Amazon Stock Split steals the show from Apple. Is AMZN ready to become the largest single stock options trade?
Amazon’s 20-for-1 stock split was executed on June 6, and the stock is trading higher as a result. But why? Don’t stock splits make sense?
The answer is more complicated than you think — especially if you are an options trader.
Let’s take a look at the different ways the Amazon split will affect the options market.
Cheaper to cover an investment
When Amazon (AMZN) – Get the report from Amazon.com, Inc. revealed for the first time that they were splitting their shares, Market Rebellion co-founder Pete Najarian pointed out some of the advantages this decision could have for traders and investors looking to hedge their positions.
“[Stock splits] open derivatives markets. Something that was a $50 option that someone probably couldn’t trade, can now be purchased at a much lower cost. And along the way, you can hedge against the downside, or you can do something about the upside.
This means that traders who are long on Amazon shares will have a much easier time using options to mitigate risk on their position. The options offer several ways to do this.
Most commonly, traders can use covered calls to collect option premiums on a stock of which they hold at least 100 shares. On the Friday before the split, 100 shares would have cost $244,700. Now compare that quarter million dollar investment to a split adjustment of $12,235!
Covered calls aren’t the only hedging strategy that benefits from a split. As Pete said in the clip above, options themselves are much more affordable, which means investors will have a much easier time using long puts and short call spreads to protect their investment.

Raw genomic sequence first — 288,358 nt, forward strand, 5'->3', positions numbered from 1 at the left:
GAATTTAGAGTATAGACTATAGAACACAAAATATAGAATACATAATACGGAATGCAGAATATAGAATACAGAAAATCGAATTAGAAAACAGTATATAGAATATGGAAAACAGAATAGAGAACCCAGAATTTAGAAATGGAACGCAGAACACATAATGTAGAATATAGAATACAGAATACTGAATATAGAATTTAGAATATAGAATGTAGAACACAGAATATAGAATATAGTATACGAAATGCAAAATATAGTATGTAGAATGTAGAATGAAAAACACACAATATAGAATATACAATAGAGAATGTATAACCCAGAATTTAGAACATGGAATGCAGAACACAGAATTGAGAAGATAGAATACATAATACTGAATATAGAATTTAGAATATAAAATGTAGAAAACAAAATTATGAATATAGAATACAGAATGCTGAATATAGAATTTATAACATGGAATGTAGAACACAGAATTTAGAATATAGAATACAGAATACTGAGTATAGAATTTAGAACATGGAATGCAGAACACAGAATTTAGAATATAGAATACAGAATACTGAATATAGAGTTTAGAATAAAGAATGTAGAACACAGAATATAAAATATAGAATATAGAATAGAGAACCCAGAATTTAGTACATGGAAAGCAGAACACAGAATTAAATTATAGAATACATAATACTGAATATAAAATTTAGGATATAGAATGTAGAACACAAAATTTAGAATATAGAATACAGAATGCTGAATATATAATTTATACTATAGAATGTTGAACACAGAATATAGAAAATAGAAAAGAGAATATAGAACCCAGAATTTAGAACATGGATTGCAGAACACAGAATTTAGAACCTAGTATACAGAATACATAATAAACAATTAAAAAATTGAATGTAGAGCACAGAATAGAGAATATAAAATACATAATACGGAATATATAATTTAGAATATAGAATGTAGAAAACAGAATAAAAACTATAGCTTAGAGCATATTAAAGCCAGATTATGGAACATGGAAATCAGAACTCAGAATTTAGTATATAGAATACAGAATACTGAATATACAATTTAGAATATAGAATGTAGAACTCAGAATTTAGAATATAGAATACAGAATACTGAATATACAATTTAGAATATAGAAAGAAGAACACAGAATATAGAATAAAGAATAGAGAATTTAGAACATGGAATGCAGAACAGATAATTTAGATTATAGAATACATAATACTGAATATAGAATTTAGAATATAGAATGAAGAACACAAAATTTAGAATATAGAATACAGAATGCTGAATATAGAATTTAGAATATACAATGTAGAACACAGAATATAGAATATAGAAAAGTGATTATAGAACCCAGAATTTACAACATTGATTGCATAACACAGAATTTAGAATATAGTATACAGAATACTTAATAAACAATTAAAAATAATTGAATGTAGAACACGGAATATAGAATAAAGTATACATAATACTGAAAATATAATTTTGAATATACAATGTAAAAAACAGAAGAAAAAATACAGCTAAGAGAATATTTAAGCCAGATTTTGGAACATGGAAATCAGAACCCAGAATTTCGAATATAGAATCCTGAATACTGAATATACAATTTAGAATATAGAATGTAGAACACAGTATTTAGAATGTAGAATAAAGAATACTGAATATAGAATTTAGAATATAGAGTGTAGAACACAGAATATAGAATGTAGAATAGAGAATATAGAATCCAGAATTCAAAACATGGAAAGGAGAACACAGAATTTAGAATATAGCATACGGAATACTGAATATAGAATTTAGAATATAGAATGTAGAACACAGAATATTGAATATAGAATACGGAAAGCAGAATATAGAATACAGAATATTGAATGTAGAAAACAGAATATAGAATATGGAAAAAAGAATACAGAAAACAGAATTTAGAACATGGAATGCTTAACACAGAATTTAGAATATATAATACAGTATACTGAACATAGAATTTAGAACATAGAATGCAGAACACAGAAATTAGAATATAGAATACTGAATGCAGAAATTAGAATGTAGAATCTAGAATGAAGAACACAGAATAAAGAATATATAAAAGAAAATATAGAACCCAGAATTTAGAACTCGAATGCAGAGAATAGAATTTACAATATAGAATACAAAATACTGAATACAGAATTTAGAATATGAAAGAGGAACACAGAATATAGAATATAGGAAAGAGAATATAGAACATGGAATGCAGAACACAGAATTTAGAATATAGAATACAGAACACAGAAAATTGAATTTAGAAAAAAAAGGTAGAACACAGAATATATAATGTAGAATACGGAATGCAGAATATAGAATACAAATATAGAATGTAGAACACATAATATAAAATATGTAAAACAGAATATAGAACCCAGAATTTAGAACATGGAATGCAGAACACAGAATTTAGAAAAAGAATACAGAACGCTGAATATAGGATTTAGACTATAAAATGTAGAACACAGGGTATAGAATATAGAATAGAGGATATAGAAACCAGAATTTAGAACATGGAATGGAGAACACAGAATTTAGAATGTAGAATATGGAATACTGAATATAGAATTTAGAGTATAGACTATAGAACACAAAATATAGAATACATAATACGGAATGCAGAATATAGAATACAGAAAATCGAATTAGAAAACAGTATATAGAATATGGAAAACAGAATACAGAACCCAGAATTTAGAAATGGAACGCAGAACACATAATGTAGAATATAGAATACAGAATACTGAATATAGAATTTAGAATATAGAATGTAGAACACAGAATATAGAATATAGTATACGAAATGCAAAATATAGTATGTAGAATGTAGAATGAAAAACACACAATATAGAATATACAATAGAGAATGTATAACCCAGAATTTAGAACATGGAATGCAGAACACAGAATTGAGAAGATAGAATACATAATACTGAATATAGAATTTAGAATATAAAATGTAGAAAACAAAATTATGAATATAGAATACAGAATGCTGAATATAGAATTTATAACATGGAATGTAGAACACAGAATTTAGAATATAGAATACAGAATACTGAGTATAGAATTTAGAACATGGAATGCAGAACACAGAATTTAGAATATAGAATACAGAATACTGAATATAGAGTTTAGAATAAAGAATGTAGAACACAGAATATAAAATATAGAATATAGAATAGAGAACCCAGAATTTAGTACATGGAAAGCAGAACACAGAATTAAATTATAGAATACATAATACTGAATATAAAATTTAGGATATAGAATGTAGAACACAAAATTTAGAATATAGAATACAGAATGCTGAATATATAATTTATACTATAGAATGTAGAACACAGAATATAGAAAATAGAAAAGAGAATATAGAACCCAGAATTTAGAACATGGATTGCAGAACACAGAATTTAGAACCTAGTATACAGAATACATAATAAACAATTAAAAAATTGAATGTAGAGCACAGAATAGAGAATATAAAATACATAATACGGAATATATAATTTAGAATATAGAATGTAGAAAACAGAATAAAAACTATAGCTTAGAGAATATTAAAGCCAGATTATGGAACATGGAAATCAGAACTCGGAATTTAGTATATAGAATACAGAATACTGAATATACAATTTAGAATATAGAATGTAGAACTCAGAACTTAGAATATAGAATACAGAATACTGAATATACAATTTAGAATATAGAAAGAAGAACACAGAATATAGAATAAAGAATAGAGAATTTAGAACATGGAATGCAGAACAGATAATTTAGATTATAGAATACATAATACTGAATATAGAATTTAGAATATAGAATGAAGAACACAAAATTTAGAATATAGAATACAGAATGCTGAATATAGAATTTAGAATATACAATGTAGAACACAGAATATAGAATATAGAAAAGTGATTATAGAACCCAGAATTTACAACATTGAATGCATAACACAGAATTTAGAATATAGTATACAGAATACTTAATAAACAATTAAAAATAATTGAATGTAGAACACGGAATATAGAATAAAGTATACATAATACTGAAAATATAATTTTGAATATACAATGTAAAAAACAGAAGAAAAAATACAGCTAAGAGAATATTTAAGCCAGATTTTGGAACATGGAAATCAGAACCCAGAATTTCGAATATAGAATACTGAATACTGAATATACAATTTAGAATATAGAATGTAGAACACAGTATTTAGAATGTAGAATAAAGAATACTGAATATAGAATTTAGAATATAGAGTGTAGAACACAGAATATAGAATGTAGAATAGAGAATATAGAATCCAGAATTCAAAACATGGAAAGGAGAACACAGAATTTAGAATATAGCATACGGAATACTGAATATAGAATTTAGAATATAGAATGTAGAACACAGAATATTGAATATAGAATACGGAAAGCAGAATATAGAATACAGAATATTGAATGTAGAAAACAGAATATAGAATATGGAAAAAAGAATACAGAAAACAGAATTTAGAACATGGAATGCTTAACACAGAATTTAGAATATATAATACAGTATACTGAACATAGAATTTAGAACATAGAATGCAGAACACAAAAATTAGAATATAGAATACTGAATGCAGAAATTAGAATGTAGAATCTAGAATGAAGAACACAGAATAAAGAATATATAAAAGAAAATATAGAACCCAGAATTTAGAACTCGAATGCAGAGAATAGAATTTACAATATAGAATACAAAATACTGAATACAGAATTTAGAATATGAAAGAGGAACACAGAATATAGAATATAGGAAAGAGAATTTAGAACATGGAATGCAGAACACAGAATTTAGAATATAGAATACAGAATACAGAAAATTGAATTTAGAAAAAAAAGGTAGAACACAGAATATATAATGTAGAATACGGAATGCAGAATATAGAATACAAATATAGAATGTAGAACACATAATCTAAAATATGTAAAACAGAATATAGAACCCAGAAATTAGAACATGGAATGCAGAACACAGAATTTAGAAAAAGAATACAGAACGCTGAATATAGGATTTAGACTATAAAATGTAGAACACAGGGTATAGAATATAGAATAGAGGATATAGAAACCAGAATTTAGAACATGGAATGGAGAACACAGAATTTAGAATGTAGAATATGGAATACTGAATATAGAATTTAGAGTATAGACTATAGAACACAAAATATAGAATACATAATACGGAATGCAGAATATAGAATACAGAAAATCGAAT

Pete Najarian uses covered calls to hedge his investments. Find out how with Covered calls from Pete and discover the strategy used by professional traders to defend their long-term stock portfolio.
Easier to become aggressive
In the section above, we explain how Amazon’s stock split facilitates investors to play defense with options. But there is a flip side to this coin – traders use these reasonably priced options to play offense. And on Monday, Market Rebellion’s Heat Seeker algorithm spotted a trader doing this the BIG way.
Jon Najarian spoke about this massive exchange of calls in today’s edition of CNBC half time report.
“This morning 35,000 of the $130 weekly calls were bought in a huge block. This therefore makes 3.5 million equivalent shares. It’s not just that people have more access to stock, but also to these options, which are exploding. The volumes there will be quite indicative of the future destination of this stock.
These calls would have have been on the $2,600 strike, and would have cost between $22.00 and $38.80 per contract. This multi-million dollar purchase ends the narrative that Amazon’s stock split is “important only for retail traders”.
Amazon steals the show from Apple
It’s not just the price of options that are directly affected by the split. It is also about liquidity. Before the Amazon split, the reigning king of options volume was Apple (AAPL) – Get the Apple Inc. report.. But now that open interest from Amazon has been multiplied by a factor of 20, the e-commerce giant is poised to challenge defending champion Apple for the title of highest single-stock options volume.
This is evident when you look at Monday’s huge options volume gap – 2.611 million contracts traded on Amazon, eclipsing Apple’s 959,000.